Mechanical pruning is not just a labor-saving technique.
(Courtesy Karen Lewis/Washington State University)
In fact, the number-one goal of mechanical pruning, or hedging, is to improve fruit quality in terms of size and eating quality, says Dr. Stefano Musacchi, research pomologist with Washington State University in Wenatchee.
“I think we already have a nice level of yield,” he said. “If we expose fruit to the light they are sweeter compared to fruit developed in the shade. I’m thinking we have to look not only to maximize yield but to maximize quality because quality is the key issue.”
Musacchi and colleague Karen Lewis, WSU extension specialist, have been conducting trials in commercial orchards to study the effects of hedging, test various timings, and look at the impact of fruit sunburn.
They have trials in a Kanzi apple orchard owned by Columbia Fruit Packers and in Pink Lady and Fuji orchards owned by McDougall and Sons. They also have a trial with Cosmic Crisp (WA 38) at WSU’s Prosser research orchard.
In addition, Musacchi is evaluating mechanical pruning of Bartlett pears at a McDougall orchard at Monitor in the Wenatchee Valley.
Musacchi said mechanical pruning is not new. It was tried in Europe in the 1970s but didn’t catch on because apple trees were not grown on dwarfing rootstocks at that time and the pruning was done in winter, so the trees responded with vigorous growth.
“You will have a very strong reaction, and this will make your tree very angry with you and make it grow in a strong way,” he said.
Since then, French horticulturists have developed the concept of the fruiting wall, with closely spaced trees planted on dwarfing rootstocks. The trees are calmer and more balanced, with a structure made up primarily of small fruiting branches, and are easy to summer prune mechanically without fear of stimulating too much vigor.
When shoots and leaves are removed during mechanical pruning, it reduces the total amount of carbohydrate in the tree, but it also exposes the fruit to more light. A fruiting wall is typically only two feet deep.
Narrow canopies can be very efficient, Musacchi said. “We assume that all the leaves have the same efficiency, but that’s not true. When a leaf develops in the shade, it never becomes efficient like a leaf that develops in the sun, and you can have a lot of leaves, but the efficiency of your leaves is not full.”
When branches are pruned to maintain them within the same space, they can be efficient for a long time, he said.
When converting a slender spindle system to a fruiting wall, mechanical pruning is done in winter to avoid compromising the crop the following season.
It can be combined with an application of the growth regulator Apogee (prohexadione calcium) to prevent regrowth of long shoots.
As a maintenance operation, mechanical pruning is done in early summer, as needed. It does not have to be done every year.
Timing of summer pruning is typically when the shoots have grown 12 leaves (which in Washington is in early June) to stimulate induction of flower buds for the following year. Musacchi and Lewis are also testing a slightly later timing when the shoots have 20 leaves (June 15-20), which would give growers a wider time frame for getting the job done.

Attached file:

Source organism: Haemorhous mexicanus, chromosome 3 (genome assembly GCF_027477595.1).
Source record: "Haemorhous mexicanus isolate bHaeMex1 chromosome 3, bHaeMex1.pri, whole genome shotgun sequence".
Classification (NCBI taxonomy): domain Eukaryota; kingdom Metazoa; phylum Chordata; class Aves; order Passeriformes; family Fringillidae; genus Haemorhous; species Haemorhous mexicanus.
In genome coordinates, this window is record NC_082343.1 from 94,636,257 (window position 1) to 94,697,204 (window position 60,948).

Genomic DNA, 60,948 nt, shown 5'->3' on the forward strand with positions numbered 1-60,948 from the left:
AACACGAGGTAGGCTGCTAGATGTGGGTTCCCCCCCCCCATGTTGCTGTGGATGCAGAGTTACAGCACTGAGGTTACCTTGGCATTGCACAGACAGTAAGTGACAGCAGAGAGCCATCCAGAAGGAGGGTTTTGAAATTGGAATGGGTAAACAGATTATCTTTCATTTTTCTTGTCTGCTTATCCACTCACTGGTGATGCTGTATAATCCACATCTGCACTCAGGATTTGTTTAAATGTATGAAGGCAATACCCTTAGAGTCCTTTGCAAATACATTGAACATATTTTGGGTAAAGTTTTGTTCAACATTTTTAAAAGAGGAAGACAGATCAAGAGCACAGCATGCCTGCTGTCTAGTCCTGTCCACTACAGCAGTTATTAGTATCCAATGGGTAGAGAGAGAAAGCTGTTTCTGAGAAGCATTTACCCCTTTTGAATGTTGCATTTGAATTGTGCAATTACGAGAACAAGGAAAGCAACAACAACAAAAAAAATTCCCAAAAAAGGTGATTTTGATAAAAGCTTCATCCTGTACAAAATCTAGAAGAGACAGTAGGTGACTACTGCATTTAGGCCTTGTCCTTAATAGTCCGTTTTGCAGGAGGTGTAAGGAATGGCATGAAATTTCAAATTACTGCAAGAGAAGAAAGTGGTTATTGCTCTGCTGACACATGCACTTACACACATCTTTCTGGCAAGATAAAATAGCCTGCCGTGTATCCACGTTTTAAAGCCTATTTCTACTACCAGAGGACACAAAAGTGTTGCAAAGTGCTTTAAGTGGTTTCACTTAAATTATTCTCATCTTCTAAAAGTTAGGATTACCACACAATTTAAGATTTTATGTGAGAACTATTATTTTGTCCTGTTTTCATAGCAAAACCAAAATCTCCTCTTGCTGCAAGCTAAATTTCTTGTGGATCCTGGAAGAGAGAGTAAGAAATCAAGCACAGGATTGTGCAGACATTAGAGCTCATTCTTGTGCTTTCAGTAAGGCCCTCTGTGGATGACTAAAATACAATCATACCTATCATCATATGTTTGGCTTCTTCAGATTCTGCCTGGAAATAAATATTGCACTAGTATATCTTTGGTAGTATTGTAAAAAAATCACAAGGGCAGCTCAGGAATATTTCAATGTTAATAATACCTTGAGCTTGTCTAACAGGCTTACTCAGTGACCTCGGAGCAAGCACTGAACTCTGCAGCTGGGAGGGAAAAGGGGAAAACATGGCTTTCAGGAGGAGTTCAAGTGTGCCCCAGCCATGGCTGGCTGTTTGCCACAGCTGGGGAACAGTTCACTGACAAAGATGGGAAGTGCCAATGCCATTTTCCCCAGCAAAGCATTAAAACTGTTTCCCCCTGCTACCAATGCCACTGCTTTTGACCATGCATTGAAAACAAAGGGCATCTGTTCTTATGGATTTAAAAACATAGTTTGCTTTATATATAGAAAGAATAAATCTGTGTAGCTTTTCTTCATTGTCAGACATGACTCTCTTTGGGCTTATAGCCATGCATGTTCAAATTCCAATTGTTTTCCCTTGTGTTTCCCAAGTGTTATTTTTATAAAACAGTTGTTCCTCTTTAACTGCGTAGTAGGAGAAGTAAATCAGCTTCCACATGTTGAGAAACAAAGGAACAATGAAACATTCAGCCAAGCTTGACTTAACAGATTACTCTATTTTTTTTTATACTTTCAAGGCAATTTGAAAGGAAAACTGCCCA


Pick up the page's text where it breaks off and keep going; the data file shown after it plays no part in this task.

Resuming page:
“In our light conditions here, I would like to see if we can play a little bit because the shoots are growing fast and we can’t do everything at the twelfth leaf,” Musacchi said. “I would like to know how many days we have available.”
Mechanical pruning cuts off the tips of the branches, which removes their inherent apical dominance. It has a similar effect to a hand-pruning cut that Musacchi calls a “tira savia.” It’s a short cut made in one-year-old wood, leaving two to three vegetative buds.
This helps to stimulate bud break closer to the trunk, or axe, of the tree and minimize blind wood. It also improves fruit quality because buds that are closer to the trunk produce larger fruit.
“We want short branches with a lot of spurs,” Musacchi said, noting that the ideal is to start off with a fruiting wall that has short branches, rather than convert an existing orchard.
Hand pruning is needed immediately after hedging because the vertical blades of the machine can’t cut across vertical branches or branches oriented parallel with the tree row.
Upright or pendant branches have to be removed by hand, but the cost is still less than if the orchard was fully pruned by hand.
Any fruit damaged during mechanical pruning can be targeted for removal during hand thinning.
Musacchi said not all orchards are suited to mechanical pruning at the same time. It should not be done if the trees are too weak.
“You have to evaluate when your orchard is ready to be pruned mechanically, because if you don’t completely fill the space, you can reduce your crop load,” he warned. “But, at the same time, when you start to prune, you reduce the size of the branches, and you have some help to complete the structure in the upper part of the canopy.”
He does not recommend mechanical pruning on angled canopies. The hedger can only prune the outside of the trees and not the wood in the middle of the V, so the effect is minimal. “It doesn’t justify the cost of running the equipment through,” he said.
The three-year project, which also includes trials with mechanical pruning of cherries, is funded by the Washington Tree Fruit Research Commission and is now in its second year. •
Geraldine Warner was the editor of Good Fruit Grower from 1992-2015. During her tenure, she planned and prepared editorial content, wrote for the magazine, and managed the editorial team. Read her stories: Story Index